by Dr. Christina Elson
How can America’s leaders, both private and public, spur entrepreneurial problem-solving and unleash job-creating innovation?
It’s a core question that animates our work at the Wake Forest University Center for the Study of Capitalism (CSC). It’s also the central theme of a new documentary produced by filmmaker Patrick Reasonover, a CSC outreach affiliate.
The provocative film is called “They Say It Can’t Be Done.” Released in late March 2021, it has already stirred much interest and debate. Its thesis is that first, certain U.S. regulatory regimens — especially in agriculture and food science, health care and biomedicine, and environmental protection and sustainability — are obsolete and undercut innovation. These systems were built for a world dominated by traditional industry verticals. Many regulators do not understand how the convergence of technologies such as AI and synthetic biology is blurring the boundaries of industry.
Second, too much regulation is driven by parochial lobbying interests. These regulations have little to do with safety; too often, they are the handiwork of industry titans using the political system to make it hard for new businesses to flourish. Certain regulations also bring with them the “law of unintended consequences,” an economic tenet that describes the effects of unforeseen repercussions that are often worse than the problems they were designed to solve. One-sized regulations do not fit all.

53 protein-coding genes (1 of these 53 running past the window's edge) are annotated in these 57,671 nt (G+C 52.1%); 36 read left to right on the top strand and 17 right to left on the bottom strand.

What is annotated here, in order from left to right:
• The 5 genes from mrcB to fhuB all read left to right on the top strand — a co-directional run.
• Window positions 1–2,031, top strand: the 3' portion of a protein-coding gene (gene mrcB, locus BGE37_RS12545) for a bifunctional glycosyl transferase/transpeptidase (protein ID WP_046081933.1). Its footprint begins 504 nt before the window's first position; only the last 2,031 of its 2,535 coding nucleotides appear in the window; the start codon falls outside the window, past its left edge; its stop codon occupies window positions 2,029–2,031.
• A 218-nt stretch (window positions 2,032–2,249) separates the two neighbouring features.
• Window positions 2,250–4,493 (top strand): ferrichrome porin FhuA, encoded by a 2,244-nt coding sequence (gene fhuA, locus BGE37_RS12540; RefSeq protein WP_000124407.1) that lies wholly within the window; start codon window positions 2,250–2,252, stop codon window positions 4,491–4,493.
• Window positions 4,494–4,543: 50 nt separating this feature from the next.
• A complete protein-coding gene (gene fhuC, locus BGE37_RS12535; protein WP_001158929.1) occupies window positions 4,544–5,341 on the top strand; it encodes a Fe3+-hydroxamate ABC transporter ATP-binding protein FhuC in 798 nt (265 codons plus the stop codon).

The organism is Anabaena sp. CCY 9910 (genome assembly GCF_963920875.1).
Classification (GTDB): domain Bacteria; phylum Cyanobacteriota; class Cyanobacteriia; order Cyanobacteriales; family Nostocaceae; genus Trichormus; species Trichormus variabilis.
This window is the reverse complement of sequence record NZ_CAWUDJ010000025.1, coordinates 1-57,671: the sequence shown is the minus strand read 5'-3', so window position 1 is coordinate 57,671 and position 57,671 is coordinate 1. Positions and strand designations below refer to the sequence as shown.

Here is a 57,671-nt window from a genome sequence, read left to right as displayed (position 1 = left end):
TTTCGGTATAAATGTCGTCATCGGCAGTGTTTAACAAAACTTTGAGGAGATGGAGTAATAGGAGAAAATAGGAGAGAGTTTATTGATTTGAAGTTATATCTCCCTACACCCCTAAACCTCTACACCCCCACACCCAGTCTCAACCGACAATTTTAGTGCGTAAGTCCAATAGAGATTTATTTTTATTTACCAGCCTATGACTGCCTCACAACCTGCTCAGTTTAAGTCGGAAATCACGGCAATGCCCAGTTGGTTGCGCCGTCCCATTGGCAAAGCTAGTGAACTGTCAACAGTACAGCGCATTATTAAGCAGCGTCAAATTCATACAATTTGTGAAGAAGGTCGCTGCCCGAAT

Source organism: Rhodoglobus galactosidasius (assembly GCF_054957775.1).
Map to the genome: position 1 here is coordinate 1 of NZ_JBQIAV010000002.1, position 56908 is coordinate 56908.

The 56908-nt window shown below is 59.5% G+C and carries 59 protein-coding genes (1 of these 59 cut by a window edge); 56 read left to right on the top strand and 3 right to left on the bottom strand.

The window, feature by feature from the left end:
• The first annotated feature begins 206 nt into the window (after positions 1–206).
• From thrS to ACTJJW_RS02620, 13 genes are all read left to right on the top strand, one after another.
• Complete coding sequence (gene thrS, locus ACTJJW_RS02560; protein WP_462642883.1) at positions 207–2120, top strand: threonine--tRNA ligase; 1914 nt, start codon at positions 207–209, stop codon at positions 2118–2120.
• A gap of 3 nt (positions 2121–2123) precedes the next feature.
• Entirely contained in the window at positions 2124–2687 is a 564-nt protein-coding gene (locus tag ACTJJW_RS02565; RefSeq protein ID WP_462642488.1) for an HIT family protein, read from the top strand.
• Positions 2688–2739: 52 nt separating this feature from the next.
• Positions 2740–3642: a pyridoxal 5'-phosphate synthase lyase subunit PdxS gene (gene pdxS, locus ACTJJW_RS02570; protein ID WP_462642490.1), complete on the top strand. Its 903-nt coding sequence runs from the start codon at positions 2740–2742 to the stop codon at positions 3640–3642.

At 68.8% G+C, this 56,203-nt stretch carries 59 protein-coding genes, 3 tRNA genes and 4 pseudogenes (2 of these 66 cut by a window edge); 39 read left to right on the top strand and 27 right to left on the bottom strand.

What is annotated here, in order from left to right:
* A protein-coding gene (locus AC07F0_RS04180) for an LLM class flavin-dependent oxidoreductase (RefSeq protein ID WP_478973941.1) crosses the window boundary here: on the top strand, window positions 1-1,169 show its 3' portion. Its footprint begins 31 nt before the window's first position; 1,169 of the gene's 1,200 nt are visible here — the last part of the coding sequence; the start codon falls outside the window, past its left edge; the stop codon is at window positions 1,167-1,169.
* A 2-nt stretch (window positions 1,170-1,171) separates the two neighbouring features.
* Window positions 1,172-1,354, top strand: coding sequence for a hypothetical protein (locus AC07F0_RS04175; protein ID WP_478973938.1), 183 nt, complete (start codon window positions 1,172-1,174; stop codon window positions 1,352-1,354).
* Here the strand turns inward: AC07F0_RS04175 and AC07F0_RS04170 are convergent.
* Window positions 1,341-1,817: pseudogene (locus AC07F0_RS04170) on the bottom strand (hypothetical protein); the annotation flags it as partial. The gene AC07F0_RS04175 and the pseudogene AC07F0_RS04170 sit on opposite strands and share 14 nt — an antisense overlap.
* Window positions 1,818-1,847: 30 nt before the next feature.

So how did we get here? It was not out of malice. Most regulations are rooted in legitimate concerns. But sometimes regulatory regimens are inflexible or fail to take into account new developments or new technology. They lead to economic stagnation. We don’t necessarily need fewer regulations; we need smarter ones.
Let’s take specific examples of each problem highlighted in the film. Outdated regulatory systems handcuffing progress is one issue faced by Wake Forest’s Institute for Regenerative Medicine (WFIRM). WFIRM’s Dr. Anthony Atala and Dr. Julie Allickson have spent years perfecting how to take an individual’s cells and use them to grow a new organ to replace a defective one — it’s personalized medicine at its best! Since the new organs are grown from an individual’s own tissue, his or her body won’t reject them. The work of these entrepreneurs has the potential to eliminate the need for organ donation, saving many lives. They’ve already saved lives, including one young man who desperately needed a bladder as a teen. Thanks to WFIRM’s breakthrough, he’s now a healthy adult — but he cannot believe that it’s been a full decade and the technology that saved his life isn’t commonplace.
So, what’s the hang-up? WFIRM’s business model uses bioprinters (3D printers) and human cells. Personalized medicine is all about making custom-made drugs or skin, bone, cartilage, arteries and organs for one person. There is no way to clinically test each outcome. At the Food and Drug Administration (FDA), medical devices and drugs have been under separate regulatory regimes. The old, multi-stage processes used to test drugs and devices for mass-market consumer safety do not make sense for regenerative and personalized medicine.
The case of Eat Just Inc., illustrates the irrationality that occurs when synthetic biology meets stalwart industry. Eat Just has developed a revolutionary way to grow chicken from the cells of a “donor” chicken. In the film, the entrepreneurs are munching on chicken meat grown from the cells of a chicken walking around their feet.